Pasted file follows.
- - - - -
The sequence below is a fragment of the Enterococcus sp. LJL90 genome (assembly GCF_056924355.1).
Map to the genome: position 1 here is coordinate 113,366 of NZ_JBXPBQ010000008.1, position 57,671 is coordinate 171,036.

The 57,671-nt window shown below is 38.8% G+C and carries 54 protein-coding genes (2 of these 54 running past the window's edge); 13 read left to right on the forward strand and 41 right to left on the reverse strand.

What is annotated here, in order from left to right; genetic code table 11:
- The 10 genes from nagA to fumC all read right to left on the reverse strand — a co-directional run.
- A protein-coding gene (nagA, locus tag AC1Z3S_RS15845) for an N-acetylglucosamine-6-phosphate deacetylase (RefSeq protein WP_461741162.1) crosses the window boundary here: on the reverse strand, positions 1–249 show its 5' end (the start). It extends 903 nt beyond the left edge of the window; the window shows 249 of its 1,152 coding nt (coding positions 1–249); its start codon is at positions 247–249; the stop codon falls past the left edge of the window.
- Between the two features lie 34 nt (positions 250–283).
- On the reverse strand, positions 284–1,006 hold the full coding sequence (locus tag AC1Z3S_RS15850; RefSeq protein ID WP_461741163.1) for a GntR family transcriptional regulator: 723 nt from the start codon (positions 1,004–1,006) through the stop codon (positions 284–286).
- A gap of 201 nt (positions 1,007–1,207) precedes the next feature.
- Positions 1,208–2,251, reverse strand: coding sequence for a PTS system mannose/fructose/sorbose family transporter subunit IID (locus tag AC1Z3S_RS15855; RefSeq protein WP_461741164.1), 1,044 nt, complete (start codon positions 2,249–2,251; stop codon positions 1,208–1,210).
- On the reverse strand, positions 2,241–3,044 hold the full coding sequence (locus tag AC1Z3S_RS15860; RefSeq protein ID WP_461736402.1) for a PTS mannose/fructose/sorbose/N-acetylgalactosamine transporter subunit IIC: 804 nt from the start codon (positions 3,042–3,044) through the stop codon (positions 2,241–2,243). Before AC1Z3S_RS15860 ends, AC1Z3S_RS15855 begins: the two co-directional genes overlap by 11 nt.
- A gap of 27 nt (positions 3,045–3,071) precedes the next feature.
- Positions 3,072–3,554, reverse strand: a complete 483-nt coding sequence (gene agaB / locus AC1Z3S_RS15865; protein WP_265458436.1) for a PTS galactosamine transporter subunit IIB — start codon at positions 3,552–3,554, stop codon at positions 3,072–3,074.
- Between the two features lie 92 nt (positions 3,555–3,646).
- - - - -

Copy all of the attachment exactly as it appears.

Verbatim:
The sequence below is a fragment of the Enterococcus sp. LJL90 genome (assembly GCF_056924355.1).
Map to the genome: position 1 here is coordinate 113,366 of NZ_JBXPBQ010000008.1, position 57,671 is coordinate 171,036.

The 57,671-nt window shown below is 38.8% G+C and carries 54 protein-coding genes (2 of these 54 running past the window's edge); 13 read left to right on the forward strand and 41 right to left on the reverse strand.

What is annotated here, in order from left to right; genetic code table 11:
- The 10 genes from nagA to fumC all read right to left on the reverse strand — a co-directional run.
- A protein-coding gene (nagA, locus tag AC1Z3S_RS15845) for an N-acetylglucosamine-6-phosphate deacetylase (RefSeq protein WP_461741162.1) crosses the window boundary here: on the reverse strand, positions 1–249 show its 5' end (the start). It extends 903 nt beyond the left edge of the window; the window shows 249 of its 1,152 coding nt (coding positions 1–249); its start codon is at positions 247–249; the stop codon falls past the left edge of the window.
- Between the two features lie 34 nt (positions 250–283).
- On the reverse strand, positions 284–1,006 hold the full coding sequence (locus tag AC1Z3S_RS15850; RefSeq protein ID WP_461741163.1) for a GntR family transcriptional regulator: 723 nt from the start codon (positions 1,004–1,006) through the stop codon (positions 284–286).
- A gap of 201 nt (positions 1,007–1,207) precedes the next feature.
- Positions 1,208–2,251, reverse strand: coding sequence for a PTS system mannose/fructose/sorbose family transporter subunit IID (locus tag AC1Z3S_RS15855; RefSeq protein WP_461741164.1), 1,044 nt, complete (start codon positions 2,249–2,251; stop codon positions 1,208–1,210).
- On the reverse strand, positions 2,241–3,044 hold the full coding sequence (locus tag AC1Z3S_RS15860; RefSeq protein ID WP_461736402.1) for a PTS mannose/fructose/sorbose/N-acetylgalactosamine transporter subunit IIC: 804 nt from the start codon (positions 3,042–3,044) through the stop codon (positions 2,241–2,243). Before AC1Z3S_RS15860 ends, AC1Z3S_RS15855 begins: the two co-directional genes overlap by 11 nt.
- A gap of 27 nt (positions 3,045–3,071) precedes the next feature.
- Positions 3,072–3,554, reverse strand: a complete 483-nt coding sequence (gene agaB / locus AC1Z3S_RS15865; protein WP_265458436.1) for a PTS galactosamine transporter subunit IIB — start codon at positions 3,552–3,554, stop codon at positions 3,072–3,074.
- Between the two features lie 92 nt (positions 3,555–3,646).